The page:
Edward Powell

ULTIMATE SACRIFICE is based on a story written by Janet Mathewson from the Deniliquin Creative Writers Group. It was narrated by Sarah Parsons and produced by The Shack Studios, Deniliquin.

The story was inspired by the experiences of Edward ‘Ted’ Powell from Berrigan during WW1.

The Passing Out Parade was supported by the Australian Government’s Anzac Centenary Arts and Culture Fund and was coordinated by South West Arts in partnership with South West Music Regional Conservatorium and Outback Theatre for Young People.

By Janet Mathewson

Dear Sir

I am writing to you to again plead for the return of my son’s belongings. His death in battle has devastated our family, as I know that so many deaths have done the same to hundreds of families throughout Australia.

My son’s name was Edward Powell, but we called him “Ted”. After my husband died I was left with seven children to feed and we were very poor. Ted was a wonderful son who helped me so much by working at the local grocery store from the very young age of nine to bring money in to feed our family.

When Ted was only 16 years old he lied about his age, so he could join the Australian Imperial Force, and was assigned to the 13th Infantry Battalion and was trained at Liverpool.

The night before Ted left for war I prayed with Father Hartigan for God to keep him safe. We recited together a poem the Father had written called “The Parting Rosary” which so poignantly captures the heartache and worry of all mothers of soldiers.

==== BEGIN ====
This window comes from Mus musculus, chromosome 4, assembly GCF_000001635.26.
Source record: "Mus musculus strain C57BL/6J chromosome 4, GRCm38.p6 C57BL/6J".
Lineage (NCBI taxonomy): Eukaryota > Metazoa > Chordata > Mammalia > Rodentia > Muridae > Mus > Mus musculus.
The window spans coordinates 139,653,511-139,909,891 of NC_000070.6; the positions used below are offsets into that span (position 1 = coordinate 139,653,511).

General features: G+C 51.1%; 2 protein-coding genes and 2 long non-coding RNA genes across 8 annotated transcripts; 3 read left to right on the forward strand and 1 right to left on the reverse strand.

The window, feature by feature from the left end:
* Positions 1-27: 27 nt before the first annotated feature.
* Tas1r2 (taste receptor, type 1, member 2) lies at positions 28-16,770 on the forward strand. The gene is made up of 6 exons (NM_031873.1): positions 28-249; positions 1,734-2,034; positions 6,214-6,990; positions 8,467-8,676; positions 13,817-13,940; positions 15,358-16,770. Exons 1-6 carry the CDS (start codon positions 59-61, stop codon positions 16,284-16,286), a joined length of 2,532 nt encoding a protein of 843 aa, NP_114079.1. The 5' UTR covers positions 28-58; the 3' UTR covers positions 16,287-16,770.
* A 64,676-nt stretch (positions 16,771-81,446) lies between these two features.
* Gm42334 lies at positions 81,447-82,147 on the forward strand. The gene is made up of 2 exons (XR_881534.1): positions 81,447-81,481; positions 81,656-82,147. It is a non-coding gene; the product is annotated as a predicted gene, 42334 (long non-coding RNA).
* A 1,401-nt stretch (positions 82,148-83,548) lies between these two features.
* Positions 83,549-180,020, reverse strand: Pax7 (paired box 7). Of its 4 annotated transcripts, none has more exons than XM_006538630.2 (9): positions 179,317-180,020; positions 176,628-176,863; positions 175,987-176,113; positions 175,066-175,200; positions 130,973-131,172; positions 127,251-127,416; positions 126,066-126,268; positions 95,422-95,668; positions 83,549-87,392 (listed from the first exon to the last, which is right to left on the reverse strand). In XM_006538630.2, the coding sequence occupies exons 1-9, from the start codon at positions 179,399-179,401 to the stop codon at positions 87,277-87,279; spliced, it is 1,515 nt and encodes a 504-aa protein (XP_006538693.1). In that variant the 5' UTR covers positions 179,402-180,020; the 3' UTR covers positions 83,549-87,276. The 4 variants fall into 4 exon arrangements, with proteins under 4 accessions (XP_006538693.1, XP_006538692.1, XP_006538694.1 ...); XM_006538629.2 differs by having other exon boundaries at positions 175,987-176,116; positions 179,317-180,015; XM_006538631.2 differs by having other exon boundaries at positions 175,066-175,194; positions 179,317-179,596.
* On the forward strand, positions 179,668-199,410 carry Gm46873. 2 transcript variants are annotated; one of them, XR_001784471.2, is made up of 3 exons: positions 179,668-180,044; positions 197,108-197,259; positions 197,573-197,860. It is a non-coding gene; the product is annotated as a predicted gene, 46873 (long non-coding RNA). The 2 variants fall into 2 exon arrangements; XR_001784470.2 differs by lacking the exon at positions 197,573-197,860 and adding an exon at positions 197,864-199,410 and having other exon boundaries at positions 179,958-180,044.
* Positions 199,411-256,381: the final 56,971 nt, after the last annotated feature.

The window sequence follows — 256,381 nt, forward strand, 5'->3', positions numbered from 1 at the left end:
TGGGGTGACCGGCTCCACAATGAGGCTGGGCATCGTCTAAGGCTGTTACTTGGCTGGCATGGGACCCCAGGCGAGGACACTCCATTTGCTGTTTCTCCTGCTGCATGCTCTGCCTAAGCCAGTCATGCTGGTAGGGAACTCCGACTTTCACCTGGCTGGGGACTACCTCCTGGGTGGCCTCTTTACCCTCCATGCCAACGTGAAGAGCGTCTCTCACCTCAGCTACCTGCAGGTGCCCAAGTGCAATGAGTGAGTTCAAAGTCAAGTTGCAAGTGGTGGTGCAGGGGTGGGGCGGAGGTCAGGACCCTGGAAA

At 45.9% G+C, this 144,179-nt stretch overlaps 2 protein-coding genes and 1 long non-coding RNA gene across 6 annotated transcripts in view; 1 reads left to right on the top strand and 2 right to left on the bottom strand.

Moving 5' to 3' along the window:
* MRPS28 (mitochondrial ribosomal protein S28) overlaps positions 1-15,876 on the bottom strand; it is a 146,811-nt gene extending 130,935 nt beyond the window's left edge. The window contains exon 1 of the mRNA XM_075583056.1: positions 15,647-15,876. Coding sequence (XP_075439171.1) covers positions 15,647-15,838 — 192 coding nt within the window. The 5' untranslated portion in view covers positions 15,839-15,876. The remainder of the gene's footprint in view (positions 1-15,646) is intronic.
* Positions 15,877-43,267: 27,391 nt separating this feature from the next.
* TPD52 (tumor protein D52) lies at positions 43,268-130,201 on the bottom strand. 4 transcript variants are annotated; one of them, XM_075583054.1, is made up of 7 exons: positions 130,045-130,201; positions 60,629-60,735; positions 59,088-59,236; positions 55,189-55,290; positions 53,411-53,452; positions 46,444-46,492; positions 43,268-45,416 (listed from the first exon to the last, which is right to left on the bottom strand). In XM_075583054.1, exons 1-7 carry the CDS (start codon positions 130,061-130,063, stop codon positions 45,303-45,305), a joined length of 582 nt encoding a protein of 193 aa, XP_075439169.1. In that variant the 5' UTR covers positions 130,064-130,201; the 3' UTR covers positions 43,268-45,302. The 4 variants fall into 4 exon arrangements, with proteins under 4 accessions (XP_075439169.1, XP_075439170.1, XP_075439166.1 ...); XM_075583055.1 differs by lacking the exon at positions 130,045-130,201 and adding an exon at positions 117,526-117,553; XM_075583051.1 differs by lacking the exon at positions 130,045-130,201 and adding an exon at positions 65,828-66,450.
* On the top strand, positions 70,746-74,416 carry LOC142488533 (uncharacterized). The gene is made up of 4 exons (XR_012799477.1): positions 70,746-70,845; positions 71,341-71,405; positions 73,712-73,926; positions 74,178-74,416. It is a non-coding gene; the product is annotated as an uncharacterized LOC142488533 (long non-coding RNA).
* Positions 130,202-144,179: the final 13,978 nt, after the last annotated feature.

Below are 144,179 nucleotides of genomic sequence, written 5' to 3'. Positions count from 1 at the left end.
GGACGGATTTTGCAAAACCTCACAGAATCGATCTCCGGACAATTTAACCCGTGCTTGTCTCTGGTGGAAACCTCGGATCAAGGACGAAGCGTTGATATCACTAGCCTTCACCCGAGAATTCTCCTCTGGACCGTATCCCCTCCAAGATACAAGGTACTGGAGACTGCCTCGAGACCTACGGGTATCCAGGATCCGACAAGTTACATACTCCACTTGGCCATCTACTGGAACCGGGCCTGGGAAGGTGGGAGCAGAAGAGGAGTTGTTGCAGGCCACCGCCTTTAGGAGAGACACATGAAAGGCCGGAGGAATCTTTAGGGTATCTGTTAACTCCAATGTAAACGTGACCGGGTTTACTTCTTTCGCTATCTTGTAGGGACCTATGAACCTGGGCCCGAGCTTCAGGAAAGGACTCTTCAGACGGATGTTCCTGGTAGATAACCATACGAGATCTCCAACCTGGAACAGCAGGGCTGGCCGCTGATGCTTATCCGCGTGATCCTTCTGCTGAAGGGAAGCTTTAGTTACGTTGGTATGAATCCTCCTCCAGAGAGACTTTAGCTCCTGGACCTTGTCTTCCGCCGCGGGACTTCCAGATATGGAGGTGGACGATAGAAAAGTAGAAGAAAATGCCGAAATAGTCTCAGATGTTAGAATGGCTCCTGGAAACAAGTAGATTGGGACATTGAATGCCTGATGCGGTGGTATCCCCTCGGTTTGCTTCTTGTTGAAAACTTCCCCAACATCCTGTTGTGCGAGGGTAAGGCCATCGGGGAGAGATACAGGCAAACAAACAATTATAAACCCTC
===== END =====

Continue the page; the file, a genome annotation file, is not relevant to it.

I am a strong believer in the Almighty, and I firmly believed that this prayer, with God’s help, would keep my son from harm and bring him home to me safely.

I was wrong as Ted was killed at Pozieres in France; he was only 17 years old.

This tragic news took more than six whole weeks to be delivered to me, so while I believed my beloved Ted was still alive, he was lying dead in the fields of a foreign country, along with over 6,000 other Australians.

I am writing to you at the Australian Imperial Forces offices to again ask that my son’s belongings be returned to me. I have begged several times for these possessions to be returned and while I have received some items including Ted’s identity disc, his wallet and photographs, I plead for the return of his clothes and letters, and in particular his overcoat.

My son has no known grave, so I cannot even have the solace of saying a prayer for his eternal rest in a special place. I beg you to return his belongings so I can have a tangible reminder of my wonderful son who gave the ultimate sacrifice for his country.

Yours sincerely,

Mrs Mabel Powell

Berrigan, New South Wales